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Physicians: .25 AMA PRA Category I CreditsTM
To Receive Credit
In order to receive your certificate of participation, you should read the information about this activity, including the disclosure statements, review the entire activity, take the post-test, and complete the evaluation form. You may then follow the directions to print your certificate of participation. To begin, click the CME icon above.
Upon successful completion of this educational program, the reader should be able to:
Alan Ehrlich, MD
Dr. Ehrlich, Dr. Fleming, DynaMed Editorial Team members, and the staff of Antidote Education Company have disclosed that they have no relevant financial relationships or conflicts of interest with commercial interests related directly or indirectly to this educational activity.
ACCME: This activity has been planned and implemented in accordance with the Essential Areas and policies of the Accreditation Council for Continuing Medical Education through the joint sponsorship of Antidote Education Company and EBSCO Publishing. Antidote is accredited by the ACCME to provide continuing medical education for physicians. Antidote Education Company designates this enduring activity for a maximum of 0.25 AMA PRA Category 1 CreditsTM. Physicians should only claim credit commensurate with the extent of their participation in the activity.
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Last week 793 journal articles were evaluated via DynaMed's Systematic Literature Surveillance and summaries of 181 articles were added to DynaMed content.
Addition of Extended-Release Niacin/Laropiprant to Statin-Based Therapy Increases Risk of Serious Adverse Events and Does Not Decrease Risk of Major Vascular Events in Patients With Vascular Disease
For several decades, observational studies have shown correlations between certain lipid markers and risk of major vascular events. Several of these markers have been evaluated as potential targets for the prevention or management of vascular disease. Niacin (also called nicotinic acid or vitamin B3) is an essential human nutrient that increases high density lipoprotein (HDL) cholesterol concentrations through several different mechanisms. Improvements in clinical outcomes in patients at risk of cardiovascular disease have been demonstrated with reduction in low density lipoprotein (LDL) cholesterol concentration. However, although increased HDL cholesterol concentrations are correlated with lower risk of vascular events in observational studies, it has remained unclear whether the addition of niacin to statin-based therapy actually helps decrease the risk of major vascular events. A recent large randomized trial evaluated the addition of a combination of niacin and laropiprant (a prostaglandin inhibitor used to prevent flushing) in patients with vascular disease receiving statin-based therapy.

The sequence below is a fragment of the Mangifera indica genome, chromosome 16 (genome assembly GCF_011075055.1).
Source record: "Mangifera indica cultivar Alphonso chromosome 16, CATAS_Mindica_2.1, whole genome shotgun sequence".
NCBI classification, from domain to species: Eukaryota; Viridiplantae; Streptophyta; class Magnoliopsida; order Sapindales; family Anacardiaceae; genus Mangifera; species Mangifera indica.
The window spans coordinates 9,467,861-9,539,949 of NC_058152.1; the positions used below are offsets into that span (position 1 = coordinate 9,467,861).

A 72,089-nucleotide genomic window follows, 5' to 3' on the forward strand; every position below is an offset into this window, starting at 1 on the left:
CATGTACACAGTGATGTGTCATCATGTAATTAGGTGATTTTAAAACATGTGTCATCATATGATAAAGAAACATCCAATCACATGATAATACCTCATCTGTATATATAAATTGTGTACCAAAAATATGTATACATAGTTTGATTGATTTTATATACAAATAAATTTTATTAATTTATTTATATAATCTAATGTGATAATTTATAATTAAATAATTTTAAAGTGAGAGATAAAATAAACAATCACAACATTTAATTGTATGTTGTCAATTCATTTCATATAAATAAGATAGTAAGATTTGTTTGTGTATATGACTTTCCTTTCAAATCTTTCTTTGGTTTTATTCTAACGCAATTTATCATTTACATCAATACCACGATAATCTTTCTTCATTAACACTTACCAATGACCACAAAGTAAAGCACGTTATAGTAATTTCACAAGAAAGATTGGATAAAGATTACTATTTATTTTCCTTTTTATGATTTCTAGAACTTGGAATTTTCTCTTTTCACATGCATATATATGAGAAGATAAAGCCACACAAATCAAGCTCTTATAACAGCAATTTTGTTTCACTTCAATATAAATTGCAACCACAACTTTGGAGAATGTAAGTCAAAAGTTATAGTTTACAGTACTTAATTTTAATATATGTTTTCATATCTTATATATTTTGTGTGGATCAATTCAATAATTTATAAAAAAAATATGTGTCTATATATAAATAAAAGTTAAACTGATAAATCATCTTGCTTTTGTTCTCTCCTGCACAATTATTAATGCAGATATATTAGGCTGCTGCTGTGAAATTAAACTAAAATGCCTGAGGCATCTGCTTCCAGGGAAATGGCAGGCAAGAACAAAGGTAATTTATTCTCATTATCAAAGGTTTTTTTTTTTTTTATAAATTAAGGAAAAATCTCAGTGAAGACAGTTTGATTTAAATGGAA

The findings from this new trial are also consistent with those of the AIM-HIGH trial, which also found no reduction in vascular events with extended-release niacin compared to placebo in patients receiving statin therapy (N Engl J Med 2011 Dec 15;365(24):2255). Furthermore, this new trial showed that the use of combination niacin/laropiprant increases the rate of adverse events. In addition, the adverse event rate observed in this trial underestimates the true adverse event rate associated with treatment, since patients experiencing adverse events during the unblinded run-in period were excluded from the trial. It is noteworthy that many adverse events observed in the new trial, including infection and gastrointestinal bleeding, were not expected based on previous studies evaluating niacin such as AIM-HIGH, and may be associated with laropiprant as opposed to niacin itself. As well, it is noteworthy that in this trial, although niacin/laripoprant was associated with substantially increased HDL cholesterol concentrations, the baseline HDL cholesterol levels were not substantially below the normal threshold (about 44 mg/dL in each group). Thus the interpretation of these findings is less clear for patients with low or very low HDL cholesterol levels – the population towards which niacin treatment is primarily targeted.
EBSCO Health Launches Pediatric Clinical Information Mobile App
PEMSoft Now Available For iPhone, iPad, and Android Devices
A mobile app designed specifically for pediatricians, emergency department physicians, physicians-in-training and other medical providers caring for children with acute illnesses and injury, is now available from EBSCO Health, the leading provider of clinical decision support solutions for the healthcare industry.
Call for Peer Reviews
We are currently seeking subspecialty reviewers for our Patient Education Resource Center (PERC). PERC provides fact sheets and discharge instructions for patients leaving the hospital or emergency room. These hand-outs fulfill the meaningful use requirements for the Medicare & Medicare Services Incentive Programs.
DynaMed Contribution Opportunities